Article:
London restaurants are being asked to donate their waste grease, oil and fat, to help run a special power station.
Thames Water is one of the architects of the plan.
As Martin Stew reports, it hopes it could also lead to restaurants pouring less fat away, which clogs up the capital's sewers:
Unwanted fat from London's restaurants is already being transformed into bio-diesel, as Phil Bayles reports...
Thames Water and the utility company 2OC plan to use the energy generated from grease, oil, and fat that clogs the capital's sewers. It will then be channelled to help run a major sewage and desalination plant.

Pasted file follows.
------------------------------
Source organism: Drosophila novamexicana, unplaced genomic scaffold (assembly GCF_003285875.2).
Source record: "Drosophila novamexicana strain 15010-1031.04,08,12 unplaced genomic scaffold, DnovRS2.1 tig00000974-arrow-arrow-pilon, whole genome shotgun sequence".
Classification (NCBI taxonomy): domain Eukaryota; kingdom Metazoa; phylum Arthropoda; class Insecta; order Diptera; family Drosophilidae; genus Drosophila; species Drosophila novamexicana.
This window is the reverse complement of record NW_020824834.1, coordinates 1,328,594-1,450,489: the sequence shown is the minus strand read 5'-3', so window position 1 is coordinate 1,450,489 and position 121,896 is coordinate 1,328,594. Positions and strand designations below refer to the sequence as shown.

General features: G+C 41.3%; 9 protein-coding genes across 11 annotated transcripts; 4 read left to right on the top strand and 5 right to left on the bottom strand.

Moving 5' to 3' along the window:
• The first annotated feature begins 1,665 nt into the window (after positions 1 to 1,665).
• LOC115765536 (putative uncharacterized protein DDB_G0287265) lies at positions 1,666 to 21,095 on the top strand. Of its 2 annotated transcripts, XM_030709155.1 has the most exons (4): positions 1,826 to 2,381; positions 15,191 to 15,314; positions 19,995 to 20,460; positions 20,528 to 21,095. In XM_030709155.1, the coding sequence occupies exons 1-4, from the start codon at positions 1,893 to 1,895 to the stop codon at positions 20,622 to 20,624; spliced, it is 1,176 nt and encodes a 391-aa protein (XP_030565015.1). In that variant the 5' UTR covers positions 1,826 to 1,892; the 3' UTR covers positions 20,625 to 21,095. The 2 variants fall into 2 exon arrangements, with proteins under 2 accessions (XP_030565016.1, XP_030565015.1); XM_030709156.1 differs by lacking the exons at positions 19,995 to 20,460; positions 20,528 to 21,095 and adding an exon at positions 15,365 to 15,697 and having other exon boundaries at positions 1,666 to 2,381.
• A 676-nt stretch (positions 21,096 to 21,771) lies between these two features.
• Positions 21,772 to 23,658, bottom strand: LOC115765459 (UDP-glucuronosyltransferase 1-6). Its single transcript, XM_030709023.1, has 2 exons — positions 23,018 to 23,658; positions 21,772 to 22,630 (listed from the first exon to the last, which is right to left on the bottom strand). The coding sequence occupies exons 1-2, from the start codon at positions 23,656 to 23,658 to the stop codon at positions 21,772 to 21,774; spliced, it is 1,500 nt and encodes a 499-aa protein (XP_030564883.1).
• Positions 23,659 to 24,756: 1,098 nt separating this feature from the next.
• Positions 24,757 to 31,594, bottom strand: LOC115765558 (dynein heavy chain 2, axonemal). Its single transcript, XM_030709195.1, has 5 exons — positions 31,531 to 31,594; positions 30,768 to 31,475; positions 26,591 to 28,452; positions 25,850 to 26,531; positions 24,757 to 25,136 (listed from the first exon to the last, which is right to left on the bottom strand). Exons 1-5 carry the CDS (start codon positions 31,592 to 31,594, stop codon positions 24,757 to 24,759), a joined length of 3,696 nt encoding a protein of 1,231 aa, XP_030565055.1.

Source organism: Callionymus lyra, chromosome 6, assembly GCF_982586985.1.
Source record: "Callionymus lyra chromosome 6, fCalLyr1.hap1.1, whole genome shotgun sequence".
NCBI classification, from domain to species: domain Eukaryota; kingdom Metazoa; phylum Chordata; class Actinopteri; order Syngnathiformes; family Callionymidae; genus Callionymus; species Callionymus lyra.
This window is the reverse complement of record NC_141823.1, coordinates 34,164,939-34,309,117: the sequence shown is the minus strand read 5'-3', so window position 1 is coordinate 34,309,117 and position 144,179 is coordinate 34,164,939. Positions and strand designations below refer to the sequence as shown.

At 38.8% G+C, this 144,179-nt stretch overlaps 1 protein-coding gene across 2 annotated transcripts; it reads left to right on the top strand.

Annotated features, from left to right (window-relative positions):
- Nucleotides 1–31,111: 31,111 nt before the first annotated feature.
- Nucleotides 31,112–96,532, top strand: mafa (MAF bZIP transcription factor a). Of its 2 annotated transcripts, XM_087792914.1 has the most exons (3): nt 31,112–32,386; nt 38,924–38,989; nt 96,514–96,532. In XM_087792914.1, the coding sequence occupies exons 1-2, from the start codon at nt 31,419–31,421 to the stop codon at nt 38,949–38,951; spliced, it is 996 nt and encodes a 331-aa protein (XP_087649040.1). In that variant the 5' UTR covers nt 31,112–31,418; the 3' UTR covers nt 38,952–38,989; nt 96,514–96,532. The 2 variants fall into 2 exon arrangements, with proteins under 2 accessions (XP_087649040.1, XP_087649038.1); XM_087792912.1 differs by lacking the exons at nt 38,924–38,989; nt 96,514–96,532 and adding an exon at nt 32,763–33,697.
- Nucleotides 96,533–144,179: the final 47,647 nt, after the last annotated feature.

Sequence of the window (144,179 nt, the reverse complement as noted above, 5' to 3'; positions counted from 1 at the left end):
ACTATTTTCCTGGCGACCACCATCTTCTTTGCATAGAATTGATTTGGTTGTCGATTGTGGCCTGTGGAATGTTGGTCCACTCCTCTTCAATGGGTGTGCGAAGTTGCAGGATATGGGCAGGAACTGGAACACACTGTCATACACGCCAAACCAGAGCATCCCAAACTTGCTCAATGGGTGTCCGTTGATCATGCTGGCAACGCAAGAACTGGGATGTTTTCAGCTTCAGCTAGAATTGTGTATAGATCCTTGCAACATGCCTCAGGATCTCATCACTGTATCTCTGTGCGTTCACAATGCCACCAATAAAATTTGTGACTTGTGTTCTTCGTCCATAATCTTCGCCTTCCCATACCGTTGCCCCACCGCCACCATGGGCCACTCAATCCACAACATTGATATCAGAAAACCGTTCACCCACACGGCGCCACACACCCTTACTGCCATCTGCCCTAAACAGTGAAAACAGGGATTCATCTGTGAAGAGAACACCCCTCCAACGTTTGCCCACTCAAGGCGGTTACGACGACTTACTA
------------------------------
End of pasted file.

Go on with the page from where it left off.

The daily 30,000 tonnes of fat collected from restaurants and food companies is enough fuel the power station needs to run on. The rest of the fat will come from vegetable oil and tallow.
The plant will produce enough renewable electricity to run almost 40,000 average sized homes.
Thames Water say it costs £1 million a month to clear fat-blocked drains each year.